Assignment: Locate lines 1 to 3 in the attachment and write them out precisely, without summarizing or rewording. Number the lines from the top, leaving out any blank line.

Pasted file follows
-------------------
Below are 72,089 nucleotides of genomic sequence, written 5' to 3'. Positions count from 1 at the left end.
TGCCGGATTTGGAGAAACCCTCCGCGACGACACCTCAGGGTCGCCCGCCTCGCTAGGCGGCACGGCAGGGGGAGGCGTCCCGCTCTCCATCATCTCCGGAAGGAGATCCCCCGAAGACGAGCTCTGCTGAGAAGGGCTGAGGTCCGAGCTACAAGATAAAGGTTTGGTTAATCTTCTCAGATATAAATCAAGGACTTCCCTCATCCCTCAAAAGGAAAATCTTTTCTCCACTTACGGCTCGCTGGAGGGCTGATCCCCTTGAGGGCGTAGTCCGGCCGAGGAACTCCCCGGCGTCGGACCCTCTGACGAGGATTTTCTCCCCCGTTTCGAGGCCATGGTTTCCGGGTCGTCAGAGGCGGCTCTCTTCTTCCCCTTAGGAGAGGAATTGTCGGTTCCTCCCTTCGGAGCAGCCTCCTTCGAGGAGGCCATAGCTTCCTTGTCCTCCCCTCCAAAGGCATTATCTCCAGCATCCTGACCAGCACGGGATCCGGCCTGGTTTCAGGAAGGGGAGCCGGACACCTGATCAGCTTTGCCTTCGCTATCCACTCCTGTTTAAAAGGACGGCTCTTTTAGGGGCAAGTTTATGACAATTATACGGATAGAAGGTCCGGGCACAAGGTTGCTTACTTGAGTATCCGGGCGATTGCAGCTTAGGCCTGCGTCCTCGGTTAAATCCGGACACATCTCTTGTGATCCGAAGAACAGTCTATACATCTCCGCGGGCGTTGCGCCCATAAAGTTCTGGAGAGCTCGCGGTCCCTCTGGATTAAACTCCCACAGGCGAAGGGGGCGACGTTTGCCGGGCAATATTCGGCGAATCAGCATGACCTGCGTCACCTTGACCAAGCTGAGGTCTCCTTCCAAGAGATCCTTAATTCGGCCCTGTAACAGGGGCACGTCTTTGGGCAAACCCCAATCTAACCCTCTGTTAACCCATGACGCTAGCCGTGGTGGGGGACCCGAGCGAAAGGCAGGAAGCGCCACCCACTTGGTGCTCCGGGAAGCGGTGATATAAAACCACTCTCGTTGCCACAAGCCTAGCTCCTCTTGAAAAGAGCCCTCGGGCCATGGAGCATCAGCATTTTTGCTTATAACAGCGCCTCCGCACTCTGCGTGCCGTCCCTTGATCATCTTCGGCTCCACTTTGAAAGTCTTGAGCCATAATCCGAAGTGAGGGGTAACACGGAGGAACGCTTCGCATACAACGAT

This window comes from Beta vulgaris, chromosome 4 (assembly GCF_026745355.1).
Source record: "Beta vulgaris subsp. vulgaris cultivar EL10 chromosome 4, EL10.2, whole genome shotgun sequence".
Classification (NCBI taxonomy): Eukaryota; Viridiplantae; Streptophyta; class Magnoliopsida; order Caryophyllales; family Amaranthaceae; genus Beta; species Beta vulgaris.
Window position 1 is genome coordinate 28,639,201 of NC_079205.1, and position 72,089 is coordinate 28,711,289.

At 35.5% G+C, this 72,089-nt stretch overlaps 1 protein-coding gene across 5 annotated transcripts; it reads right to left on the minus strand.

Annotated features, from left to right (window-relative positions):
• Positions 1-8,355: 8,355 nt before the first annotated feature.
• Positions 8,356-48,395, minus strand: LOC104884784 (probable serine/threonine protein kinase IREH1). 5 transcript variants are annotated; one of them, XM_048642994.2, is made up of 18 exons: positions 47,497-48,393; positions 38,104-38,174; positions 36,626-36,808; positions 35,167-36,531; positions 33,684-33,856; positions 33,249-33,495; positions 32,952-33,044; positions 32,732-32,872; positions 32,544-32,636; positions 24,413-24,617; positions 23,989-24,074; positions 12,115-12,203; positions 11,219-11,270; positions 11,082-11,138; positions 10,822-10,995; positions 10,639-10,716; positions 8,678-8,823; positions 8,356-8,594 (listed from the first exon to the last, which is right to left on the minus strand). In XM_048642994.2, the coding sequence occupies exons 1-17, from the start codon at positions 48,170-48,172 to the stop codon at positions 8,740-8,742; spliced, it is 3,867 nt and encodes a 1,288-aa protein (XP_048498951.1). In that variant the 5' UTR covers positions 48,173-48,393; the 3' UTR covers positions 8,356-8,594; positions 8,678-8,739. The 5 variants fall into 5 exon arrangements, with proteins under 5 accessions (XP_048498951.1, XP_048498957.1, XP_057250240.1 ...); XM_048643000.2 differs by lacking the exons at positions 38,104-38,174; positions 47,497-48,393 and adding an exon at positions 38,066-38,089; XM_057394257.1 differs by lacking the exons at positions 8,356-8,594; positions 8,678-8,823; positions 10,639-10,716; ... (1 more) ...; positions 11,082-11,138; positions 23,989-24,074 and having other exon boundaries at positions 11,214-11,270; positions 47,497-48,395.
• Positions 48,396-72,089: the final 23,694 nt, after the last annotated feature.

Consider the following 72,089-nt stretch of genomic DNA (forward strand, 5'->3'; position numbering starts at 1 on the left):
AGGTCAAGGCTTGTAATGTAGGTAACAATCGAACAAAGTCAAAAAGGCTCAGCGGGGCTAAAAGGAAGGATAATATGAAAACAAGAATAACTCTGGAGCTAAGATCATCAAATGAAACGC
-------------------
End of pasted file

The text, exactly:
Below are 72,089 nucleotides of genomic sequence, written 5' to 3'. Positions count from 1 at the left end.
TGCCGGATTTGGAGAAACCCTCCGCGACGACACCTCAGGGTCGCCCGCCTCGCTAGGCGGCACGGCAGGGGGAGGCGTCCCGCTCTCCATCATCTCCGGAAGGAGATCCCCCGAAGACGAGCTCTGCTGAGAAGGGCTGAGGTCCGAGCTACAAGATAAAGGTTTGGTTAATCTTCTCAGATATAAATCAAGGACTTCCCTCATCCCTCAAAAGGAAAATCTTTTCTCCACTTACGGCTCGCTGGAGGGCTGATCCCCTTGAGGGCGTAGTCCGGCCGAGGAACTCCCCGGCGTCGGACCCTCTGACGAGGATTTTCTCCCCCGTTTCGAGGCCATGGTTTCCGGGTCGTCAGAGGCGGCTCTCTTCTTCCCCTTAGGAGAGGAATTGTCGGTTCCTCCCTTCGGAGCAGCCTCCTTCGAGGAGGCCATAGCTTCCTTGTCCTCCCCTCCAAAGGCATTATCTCCAGCATCCTGACCAGCACGGGATCCGGCCTGGTTTCAGGAAGGGGAGCCGGACACCTGATCAGCTTTGCCTTCGCTATCCACTCCTGTTTAAAAGGACGGCTCTTTTAGGGGCAAGTTTATGACAATTATACGGATAGAAGGTCCGGGCACAAGGTTGCTTACTTGAGTATCCGGGCGATTGCAGCTTAGGCCTGCGTCCTCGGTTAAATCCGGACACATCTCTTGTGATCCGAAGAACAGTCTATACATCTCCGCGGGCGTTGCGCCCATAAAGTTCTGGAGAGCTCGCGGTCCCTCTGGATTAAACTCCCACAGGCGAAGGGGGCGACGTTTGCCGGGCAATATTCGGCGAATCAGCATGACCTGCGTCACCTTGACCAAGCTGAGGTCTCCTTCCAAGAGATCCTTAATTCGGCCCTGTAACAGGGGCACGTCTTTGGGCAAACCCCAATCTAACCCTCTGTTAACCCATGACGCTAGCCGTGGTGGGGGACCCGAGCGAAAGGCAGGAAGCGCCACCCACTTGGTGCTCCGGGAAGCGGTGATATAAAACCACTCTCGTTGCCACAAGCCTAGCTCCTCTTGAAAAGAGCCCTCGGGCCATGGAGCATCAGCATTTTTGCTTATAACAGCGCCTCCGCACTCTGCGTGCCGTCCCTTGATCATCTTCGGCTCCACTTTGAAAGTCTTGAGCCATAATCCGAAGTGAGGGGTAACACGGAGGAACGCTTCGCATACAACGAT

This window comes from Beta vulgaris, chromosome 4 (assembly GCF_026745355.1).